Schwartz (1988) uses the analogy of the 8th century BC Greek colonisation of the Mediterranean (ibid:9) to suggest that the expansion of southern Mesopotamian settlements to the north was related to overpopulation and major social changes in the south and was aimed at control of agricultural land rather than control of trade routes. Johnson (1988-89) has argued that the colony sites are simply too large, too elaborate and too many to merely function as trade stations (a point shared with Akkermans and Schwartz 2003:204) and suggests that they may have housed refugees from the southern plain, having fled the southern cities after political unrest or as Schwartz (1988) argues, in search of land.

3.3.3. Evidence for north-south interaction

The sheer number of more or less definitely identified southern Uruk colonies in northern Mesopotamia (Algaze (2001b:43) mentions 28 known sites in the Upper Euphrates area alone) makes Algaze (ibid) suggest that we cannot leave out the possibility of a full-scale southern Uruk colonisation of (at least parts of) northern Mesopotamia rather than merely the setting up of colonies at convenient locations. The archaeological data reviewed above however certainly does suggest that any southern Mesopotamians arriving in the north met with an already thriving complex urban environment engaged in long-distance exchange and controlling access to the goods that were valued by the southerners.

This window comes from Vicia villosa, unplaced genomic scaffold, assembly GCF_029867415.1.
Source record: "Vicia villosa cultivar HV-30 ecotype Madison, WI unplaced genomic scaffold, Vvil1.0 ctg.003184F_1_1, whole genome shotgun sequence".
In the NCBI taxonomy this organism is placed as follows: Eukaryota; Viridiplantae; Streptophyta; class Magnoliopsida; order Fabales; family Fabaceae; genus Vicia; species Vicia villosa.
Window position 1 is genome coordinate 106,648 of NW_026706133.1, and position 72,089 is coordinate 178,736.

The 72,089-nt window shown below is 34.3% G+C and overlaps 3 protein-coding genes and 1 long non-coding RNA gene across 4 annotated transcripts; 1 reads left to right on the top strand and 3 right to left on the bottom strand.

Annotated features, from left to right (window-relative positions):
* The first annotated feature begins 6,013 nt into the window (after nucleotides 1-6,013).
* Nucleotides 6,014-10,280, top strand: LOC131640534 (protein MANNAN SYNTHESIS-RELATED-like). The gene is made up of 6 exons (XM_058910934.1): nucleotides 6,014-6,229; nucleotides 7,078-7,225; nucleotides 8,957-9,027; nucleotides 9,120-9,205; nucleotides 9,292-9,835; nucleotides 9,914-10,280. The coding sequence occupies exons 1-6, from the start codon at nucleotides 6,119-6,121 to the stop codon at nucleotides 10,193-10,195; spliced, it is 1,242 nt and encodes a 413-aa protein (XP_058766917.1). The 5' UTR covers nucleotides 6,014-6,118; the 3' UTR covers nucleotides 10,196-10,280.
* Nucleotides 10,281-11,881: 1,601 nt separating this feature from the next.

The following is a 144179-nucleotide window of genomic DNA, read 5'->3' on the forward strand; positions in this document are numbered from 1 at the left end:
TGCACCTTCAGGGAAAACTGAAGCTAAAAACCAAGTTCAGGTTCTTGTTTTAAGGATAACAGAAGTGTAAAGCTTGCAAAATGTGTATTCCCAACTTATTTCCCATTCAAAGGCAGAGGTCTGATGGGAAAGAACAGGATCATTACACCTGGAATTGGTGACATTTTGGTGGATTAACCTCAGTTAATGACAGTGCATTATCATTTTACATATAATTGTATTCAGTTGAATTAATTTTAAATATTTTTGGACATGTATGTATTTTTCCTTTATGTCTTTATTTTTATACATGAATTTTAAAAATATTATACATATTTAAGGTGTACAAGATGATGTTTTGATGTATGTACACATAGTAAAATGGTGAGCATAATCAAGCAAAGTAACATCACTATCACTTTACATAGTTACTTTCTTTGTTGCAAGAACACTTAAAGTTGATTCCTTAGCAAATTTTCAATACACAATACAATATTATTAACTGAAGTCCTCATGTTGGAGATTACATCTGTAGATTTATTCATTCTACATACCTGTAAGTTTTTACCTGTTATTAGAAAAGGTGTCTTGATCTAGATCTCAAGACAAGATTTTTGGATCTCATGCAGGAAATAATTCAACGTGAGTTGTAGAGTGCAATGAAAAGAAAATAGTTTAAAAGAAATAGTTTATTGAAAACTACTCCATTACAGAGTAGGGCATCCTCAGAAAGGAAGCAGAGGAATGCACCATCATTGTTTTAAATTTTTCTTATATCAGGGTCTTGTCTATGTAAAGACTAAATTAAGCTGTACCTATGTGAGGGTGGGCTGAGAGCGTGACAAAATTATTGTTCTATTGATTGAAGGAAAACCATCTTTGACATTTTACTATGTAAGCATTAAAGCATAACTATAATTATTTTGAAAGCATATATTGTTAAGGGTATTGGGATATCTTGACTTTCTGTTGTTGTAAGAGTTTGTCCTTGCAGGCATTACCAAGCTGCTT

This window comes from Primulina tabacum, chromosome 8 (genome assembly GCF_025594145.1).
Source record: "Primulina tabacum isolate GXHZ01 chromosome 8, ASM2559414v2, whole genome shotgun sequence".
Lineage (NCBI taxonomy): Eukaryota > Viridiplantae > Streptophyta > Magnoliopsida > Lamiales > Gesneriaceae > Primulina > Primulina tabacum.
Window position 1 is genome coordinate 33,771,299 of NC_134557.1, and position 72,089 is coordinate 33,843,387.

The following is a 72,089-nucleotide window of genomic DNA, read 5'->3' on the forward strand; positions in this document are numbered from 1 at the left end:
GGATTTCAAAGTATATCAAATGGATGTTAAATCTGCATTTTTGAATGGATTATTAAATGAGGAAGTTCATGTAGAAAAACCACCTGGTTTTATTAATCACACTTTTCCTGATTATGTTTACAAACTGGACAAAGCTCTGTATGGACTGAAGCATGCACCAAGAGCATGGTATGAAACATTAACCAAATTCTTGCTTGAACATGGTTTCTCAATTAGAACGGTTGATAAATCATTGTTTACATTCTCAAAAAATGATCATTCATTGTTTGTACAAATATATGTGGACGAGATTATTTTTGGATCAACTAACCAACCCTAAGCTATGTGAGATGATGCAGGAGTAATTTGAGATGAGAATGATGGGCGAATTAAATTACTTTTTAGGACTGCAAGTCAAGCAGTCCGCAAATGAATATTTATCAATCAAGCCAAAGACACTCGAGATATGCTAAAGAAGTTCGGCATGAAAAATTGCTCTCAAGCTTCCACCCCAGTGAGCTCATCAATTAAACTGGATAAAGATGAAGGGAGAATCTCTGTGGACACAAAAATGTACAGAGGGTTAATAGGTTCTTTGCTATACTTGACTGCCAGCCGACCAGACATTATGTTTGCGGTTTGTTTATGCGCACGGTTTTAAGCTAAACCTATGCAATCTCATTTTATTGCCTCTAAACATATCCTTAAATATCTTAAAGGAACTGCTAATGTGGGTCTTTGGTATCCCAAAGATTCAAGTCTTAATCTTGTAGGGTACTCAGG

... Northern Mesopotamian settlement patterns did not show any effect from the presence of southern Mesopotamian settlers with several northern sites, including Tell Brak, already in multi-tiered settlement patterns by the time of contact with southerners (Lupton 1996:34). Though Algaze (2001b:66-8) argues that the northern societies had not reached the level of organisational complexity equivalent to that in the south, evidence from both Hacınebi and Tell Brak are sufficient to show that northern Mesopotamian communities had a high enough level of organisation not to be exploited or otherwise economically or politically affected by contacts with southern Mesopotamia. Rather from the archaeological evidence it appears that the northern settlements merely increased trade relations with their neighbours, probably to their mutual benefit.

Judging from the available evidence and the long history and obvious importance of inter-regional exchange in Mesopotamia, the function of the southern colony and enclave sites in the north appears to be primarily connected with trade. Southern Uruk enclaves on already inhabited local northern sites are unlikely to have been set up in order to exploit land for cultivation or grazing, as this would mean competing for land with the already established local communities.

For the Bibliography See Link (1) or PDF ...

(1) A Thousand Years of Farming: Late Chalcolithic Agricultural Practices at Tell Brak in Northern Mesopotamia by Mette Marie Hald --- BAR International Series (2008)

The Uruk Phenomenon: The role of social ideology in the expansion of the Uruk culture during the fourth millennium BC by Paul Collins (2000)

The History of the Ancient Near East Electronic Compendium